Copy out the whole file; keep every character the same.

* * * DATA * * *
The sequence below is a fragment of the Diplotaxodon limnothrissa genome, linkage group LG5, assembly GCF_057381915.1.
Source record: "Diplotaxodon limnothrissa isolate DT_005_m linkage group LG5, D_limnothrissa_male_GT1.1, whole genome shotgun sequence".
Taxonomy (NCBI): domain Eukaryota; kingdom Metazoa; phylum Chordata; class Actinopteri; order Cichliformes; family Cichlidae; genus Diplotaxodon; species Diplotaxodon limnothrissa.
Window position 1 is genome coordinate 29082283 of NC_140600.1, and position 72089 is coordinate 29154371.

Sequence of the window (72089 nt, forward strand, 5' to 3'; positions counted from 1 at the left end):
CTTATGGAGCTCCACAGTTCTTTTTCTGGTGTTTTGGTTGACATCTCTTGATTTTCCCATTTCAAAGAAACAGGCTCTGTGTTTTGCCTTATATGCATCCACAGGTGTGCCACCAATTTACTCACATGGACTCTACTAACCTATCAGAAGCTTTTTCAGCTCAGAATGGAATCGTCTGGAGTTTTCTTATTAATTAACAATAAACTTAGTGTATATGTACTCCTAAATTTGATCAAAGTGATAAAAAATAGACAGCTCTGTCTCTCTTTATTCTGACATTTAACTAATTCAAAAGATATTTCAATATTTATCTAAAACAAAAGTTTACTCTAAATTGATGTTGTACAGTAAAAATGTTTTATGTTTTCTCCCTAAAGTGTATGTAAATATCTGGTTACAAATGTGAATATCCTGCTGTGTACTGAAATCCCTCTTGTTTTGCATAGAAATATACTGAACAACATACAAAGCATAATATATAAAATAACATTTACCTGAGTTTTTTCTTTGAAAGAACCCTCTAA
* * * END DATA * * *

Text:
The sequence below is a fragment of the Diplotaxodon limnothrissa genome, linkage group LG5, assembly GCF_057381915.1.
Source record: "Diplotaxodon limnothrissa isolate DT_005_m linkage group LG5, D_limnothrissa_male_GT1.1, whole genome shotgun sequence".
Taxonomy (NCBI): domain Eukaryota; kingdom Metazoa; phylum Chordata; class Actinopteri; order Cichliformes; family Cichlidae; genus Diplotaxodon; species Diplotaxodon limnothrissa.
Window position 1 is genome coordinate 29082283 of NC_140600.1, and position 72089 is coordinate 29154371.

Sequence of the window (72089 nt, forward strand, 5' to 3'; positions counted from 1 at the left end):
CTTATGGAGCTCCACAGTTCTTTTTCTGGTGTTTTGGTTGACATCTCTTGATTTTCCCATTTCAAAGAAACAGGCTCTGTGTTTTGCCTTATATGCATCCACAGGTGTGCCACCAATTTACTCACATGGACTCTACTAACCTATCAGAAGCTTTTTCAGCTCAGAATGGAATCGTCTGGAGTTTTCTTATTAATTAACAATAAACTTAGTGTATATGTACTCCTAAATTTGATCAAAGTGATAAAAAATAGACAGCTCTGTCTCTCTTTATTCTGACATTTAACTAATTCAAAAGATATTTCAATATTTATCTAAAACAAAAGTTTACTCTAAATTGATGTTGTACAGTAAAAATGTTTTATGTTTTCTCCCTAAAGTGTATGTAAATATCTGGTTACAAATGTGAATATCCTGCTGTGTACTGAAATCCCTCTTGTTTTGCATAGAAATATACTGAACAACATACAAAGCATAATATATAAAATAACATTTACCTGAGTTTTTTCTTTGAAAGAACCCTCTAA